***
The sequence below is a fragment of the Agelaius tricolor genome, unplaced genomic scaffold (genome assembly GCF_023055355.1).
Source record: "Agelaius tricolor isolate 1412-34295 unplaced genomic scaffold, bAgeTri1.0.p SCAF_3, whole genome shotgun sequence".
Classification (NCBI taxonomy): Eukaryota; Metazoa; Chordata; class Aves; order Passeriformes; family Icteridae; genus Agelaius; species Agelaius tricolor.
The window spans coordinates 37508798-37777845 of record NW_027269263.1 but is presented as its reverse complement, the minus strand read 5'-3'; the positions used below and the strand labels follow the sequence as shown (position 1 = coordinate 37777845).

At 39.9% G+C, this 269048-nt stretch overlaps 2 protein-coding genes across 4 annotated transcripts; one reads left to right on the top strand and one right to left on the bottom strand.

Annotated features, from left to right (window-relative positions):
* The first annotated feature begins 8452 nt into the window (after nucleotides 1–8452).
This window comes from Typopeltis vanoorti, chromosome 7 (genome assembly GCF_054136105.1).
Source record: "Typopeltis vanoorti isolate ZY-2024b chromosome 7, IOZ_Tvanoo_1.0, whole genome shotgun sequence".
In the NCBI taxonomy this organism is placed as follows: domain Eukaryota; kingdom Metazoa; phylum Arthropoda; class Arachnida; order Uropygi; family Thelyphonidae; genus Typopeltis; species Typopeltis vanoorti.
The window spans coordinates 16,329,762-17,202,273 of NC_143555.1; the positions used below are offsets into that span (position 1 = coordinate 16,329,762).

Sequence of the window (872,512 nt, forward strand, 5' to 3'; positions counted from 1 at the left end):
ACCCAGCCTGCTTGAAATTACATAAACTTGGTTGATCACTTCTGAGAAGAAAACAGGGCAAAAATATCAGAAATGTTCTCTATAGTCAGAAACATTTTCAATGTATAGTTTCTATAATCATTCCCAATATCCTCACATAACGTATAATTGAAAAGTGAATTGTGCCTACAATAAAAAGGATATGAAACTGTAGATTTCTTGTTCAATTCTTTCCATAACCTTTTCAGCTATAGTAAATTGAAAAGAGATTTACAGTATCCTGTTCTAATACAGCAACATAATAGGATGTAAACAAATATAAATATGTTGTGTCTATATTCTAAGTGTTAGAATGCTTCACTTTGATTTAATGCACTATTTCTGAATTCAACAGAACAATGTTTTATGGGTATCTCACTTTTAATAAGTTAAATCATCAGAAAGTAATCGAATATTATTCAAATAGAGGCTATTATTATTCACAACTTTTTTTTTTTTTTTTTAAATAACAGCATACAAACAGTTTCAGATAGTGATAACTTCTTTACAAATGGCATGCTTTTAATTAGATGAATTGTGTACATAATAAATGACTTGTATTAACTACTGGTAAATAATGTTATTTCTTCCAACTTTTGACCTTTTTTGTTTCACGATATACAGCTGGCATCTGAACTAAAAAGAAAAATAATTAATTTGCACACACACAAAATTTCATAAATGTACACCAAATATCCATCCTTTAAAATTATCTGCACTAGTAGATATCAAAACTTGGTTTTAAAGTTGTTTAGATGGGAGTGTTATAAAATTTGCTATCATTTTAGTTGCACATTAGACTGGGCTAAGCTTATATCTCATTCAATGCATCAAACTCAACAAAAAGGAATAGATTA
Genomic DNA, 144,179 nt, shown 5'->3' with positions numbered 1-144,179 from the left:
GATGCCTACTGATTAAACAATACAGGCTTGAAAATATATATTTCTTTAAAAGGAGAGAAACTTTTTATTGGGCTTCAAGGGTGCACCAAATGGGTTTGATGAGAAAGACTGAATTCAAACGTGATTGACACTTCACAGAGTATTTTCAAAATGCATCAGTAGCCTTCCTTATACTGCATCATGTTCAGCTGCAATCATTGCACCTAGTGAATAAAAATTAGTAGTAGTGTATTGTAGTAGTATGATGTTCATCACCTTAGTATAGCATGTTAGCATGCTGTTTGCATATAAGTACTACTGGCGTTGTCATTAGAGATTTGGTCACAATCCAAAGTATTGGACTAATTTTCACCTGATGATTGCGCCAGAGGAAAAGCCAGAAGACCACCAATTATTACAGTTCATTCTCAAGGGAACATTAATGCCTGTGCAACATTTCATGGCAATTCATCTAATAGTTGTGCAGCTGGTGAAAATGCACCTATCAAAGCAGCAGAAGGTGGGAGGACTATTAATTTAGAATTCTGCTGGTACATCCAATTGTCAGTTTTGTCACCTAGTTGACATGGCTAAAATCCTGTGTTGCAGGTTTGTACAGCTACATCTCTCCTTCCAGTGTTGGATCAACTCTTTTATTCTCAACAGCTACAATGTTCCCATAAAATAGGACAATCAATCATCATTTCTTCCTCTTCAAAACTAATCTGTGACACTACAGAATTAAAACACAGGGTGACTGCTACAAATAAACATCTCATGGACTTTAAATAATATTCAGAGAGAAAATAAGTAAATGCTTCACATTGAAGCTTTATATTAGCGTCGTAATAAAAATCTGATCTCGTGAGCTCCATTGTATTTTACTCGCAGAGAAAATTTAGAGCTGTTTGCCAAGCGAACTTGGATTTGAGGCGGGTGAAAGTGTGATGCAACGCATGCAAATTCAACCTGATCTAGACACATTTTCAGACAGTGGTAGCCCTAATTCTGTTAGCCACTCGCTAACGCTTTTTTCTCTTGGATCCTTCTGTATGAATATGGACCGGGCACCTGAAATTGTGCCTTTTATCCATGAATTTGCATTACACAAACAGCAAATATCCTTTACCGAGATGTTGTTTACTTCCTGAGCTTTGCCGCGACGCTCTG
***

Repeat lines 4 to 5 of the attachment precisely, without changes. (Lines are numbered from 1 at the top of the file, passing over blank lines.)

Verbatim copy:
The window spans coordinates 37508798-37777845 of record NW_027269263.1 but is presented as its reverse complement, the minus strand read 5'-3'; the positions used below and the strand labels follow the sequence as shown (position 1 = coordinate 37777845).

At 39.9% G+C, this 269048-nt stretch overlaps 2 protein-coding genes across 4 annotated transcripts; one reads left to right on the top strand and one right to left on the bottom strand.